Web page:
It's been a big year for the otherwise sleepy 127-acre Arizona Snowbowl resort, just outside Flagstaff. Last fall, in an effort to compensate for the ski area's inconsistent snowfall (in 2001—02 it was open only four days), mountain managers went public with a proposal to dust the resort's 2,300 vertical feet with reclaimed wastewater—as in the stuff that's swirling around in the local sewage plant. Several Arizona tribes—among them the Navajo and Hopi—filed a federal suit, citing the potential for irreversible environmental damage to sacred grounds.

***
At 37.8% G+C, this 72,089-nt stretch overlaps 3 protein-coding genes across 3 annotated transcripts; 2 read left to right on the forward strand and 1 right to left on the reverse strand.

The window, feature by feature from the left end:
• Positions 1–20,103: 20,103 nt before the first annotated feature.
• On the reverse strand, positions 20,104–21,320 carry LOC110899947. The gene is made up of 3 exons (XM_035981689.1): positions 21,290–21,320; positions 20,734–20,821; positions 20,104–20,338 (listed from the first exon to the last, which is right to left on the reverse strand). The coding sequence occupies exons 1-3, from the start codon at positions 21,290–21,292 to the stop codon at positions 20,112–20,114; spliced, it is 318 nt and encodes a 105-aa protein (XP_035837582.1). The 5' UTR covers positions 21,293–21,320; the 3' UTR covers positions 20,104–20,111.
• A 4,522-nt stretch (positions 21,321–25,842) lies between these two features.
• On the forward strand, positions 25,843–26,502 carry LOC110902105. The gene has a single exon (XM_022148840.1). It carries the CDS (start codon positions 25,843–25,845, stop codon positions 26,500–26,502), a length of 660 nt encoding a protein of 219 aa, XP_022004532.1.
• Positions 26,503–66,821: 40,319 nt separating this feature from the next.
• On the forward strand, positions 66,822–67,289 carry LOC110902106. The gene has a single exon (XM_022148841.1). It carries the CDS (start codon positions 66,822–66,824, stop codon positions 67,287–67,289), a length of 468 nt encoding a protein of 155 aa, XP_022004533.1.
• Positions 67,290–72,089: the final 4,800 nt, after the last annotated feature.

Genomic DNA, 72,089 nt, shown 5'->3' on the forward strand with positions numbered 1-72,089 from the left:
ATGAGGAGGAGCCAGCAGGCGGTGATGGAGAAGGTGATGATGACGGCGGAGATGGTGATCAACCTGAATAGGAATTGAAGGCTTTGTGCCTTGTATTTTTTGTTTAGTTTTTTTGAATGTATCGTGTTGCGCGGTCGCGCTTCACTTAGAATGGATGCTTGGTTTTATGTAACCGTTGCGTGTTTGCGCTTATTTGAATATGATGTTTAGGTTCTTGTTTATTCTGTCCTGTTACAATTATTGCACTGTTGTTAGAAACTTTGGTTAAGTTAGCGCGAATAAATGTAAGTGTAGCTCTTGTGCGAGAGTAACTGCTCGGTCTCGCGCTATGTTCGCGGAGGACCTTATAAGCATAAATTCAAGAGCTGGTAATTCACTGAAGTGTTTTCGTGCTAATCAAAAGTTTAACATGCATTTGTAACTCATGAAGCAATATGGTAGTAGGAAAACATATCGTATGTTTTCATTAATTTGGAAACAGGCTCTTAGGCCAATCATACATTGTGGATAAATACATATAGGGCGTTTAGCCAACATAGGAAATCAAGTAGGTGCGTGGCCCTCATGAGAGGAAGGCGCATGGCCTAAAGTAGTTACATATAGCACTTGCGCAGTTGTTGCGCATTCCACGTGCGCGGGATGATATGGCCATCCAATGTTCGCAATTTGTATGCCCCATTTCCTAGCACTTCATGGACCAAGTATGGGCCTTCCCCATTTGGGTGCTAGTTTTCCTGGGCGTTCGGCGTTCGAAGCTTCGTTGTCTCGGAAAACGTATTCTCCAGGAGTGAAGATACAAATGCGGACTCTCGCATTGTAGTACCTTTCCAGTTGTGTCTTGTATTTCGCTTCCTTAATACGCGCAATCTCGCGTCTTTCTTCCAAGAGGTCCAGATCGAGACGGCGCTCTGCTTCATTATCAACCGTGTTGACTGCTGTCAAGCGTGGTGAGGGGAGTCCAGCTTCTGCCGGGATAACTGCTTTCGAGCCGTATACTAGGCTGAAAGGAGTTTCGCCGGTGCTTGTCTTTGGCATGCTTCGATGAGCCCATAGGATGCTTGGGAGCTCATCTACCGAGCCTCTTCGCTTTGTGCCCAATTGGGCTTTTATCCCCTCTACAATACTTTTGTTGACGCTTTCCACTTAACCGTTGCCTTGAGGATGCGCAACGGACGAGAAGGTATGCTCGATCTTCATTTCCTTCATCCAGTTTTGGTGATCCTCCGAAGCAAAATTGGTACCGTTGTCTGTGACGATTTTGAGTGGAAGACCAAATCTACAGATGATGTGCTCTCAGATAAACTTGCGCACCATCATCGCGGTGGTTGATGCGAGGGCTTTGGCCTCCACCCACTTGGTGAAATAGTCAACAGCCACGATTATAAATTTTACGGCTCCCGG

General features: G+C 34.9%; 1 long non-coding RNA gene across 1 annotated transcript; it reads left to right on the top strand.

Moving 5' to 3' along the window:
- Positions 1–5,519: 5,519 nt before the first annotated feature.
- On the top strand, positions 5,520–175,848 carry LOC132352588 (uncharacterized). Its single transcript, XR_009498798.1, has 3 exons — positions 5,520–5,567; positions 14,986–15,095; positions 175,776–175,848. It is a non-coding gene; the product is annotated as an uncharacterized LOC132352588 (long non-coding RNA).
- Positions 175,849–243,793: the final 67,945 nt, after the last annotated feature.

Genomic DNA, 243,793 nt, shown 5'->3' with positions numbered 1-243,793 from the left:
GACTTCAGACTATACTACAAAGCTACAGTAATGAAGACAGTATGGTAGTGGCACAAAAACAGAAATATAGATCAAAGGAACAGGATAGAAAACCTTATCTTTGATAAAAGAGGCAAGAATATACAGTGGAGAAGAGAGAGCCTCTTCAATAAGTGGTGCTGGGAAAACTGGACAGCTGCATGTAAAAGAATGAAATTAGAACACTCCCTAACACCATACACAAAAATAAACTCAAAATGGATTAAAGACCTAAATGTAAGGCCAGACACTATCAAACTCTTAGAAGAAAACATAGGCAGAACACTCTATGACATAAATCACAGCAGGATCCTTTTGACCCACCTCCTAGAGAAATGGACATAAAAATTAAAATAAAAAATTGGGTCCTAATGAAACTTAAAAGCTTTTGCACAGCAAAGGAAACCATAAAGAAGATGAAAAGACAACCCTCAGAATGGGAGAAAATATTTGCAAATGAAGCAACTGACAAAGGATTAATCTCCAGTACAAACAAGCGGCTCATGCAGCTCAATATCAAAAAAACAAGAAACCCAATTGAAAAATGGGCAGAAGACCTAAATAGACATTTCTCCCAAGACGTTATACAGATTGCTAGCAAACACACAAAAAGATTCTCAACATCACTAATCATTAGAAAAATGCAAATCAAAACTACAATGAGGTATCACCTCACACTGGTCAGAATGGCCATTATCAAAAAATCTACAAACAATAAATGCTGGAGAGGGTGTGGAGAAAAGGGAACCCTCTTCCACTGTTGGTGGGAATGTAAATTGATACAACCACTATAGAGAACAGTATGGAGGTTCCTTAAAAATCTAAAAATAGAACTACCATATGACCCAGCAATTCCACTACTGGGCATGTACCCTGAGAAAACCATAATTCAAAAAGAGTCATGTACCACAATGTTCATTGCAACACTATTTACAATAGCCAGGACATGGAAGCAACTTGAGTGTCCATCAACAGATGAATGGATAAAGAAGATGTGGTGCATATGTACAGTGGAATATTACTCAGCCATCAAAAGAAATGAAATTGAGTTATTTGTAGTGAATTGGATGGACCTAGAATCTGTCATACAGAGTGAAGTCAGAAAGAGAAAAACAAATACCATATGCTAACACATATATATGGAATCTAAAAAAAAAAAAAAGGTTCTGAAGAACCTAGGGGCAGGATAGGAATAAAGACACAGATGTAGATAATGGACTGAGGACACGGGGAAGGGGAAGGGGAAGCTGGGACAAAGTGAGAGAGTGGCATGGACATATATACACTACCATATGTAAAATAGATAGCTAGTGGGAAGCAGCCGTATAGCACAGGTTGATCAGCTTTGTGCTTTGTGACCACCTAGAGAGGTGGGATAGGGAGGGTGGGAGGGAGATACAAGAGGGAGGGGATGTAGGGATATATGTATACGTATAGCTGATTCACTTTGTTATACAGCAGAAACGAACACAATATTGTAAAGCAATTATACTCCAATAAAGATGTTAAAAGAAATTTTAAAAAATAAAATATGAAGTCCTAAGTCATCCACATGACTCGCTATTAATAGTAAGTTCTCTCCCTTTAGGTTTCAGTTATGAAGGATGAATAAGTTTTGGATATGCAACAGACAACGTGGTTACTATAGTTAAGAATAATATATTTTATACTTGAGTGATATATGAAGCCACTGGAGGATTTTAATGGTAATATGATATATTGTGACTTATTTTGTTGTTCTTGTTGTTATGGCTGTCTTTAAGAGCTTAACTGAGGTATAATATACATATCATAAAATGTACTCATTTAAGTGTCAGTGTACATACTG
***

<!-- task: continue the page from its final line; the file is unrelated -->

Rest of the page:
Meantime, as if on cue, a series of whopper storms barreled across the Southwest, dropping a record-tying 460 inches of the soft-and-light, temporarily quelling talk of lousy snow years. In one four-day period, Snowbowl received more than four feet. "I've seen bigger dumps, but this season was the most consistent, says Snowbowl skier Josh Langdon (pictured). "The old locals said they've never seen it that good. Still, with a court date set for later this month, neither side is backing down. "This really goes to the heart of hundreds of thousands of Native Americans, says Andy Bessler of the Sierra Club, which is also suing Snowbowl. "It's like if a Christian got word of a resort being built on Mount Sinai. Wait a second...Sinai? Homes, that would be sick!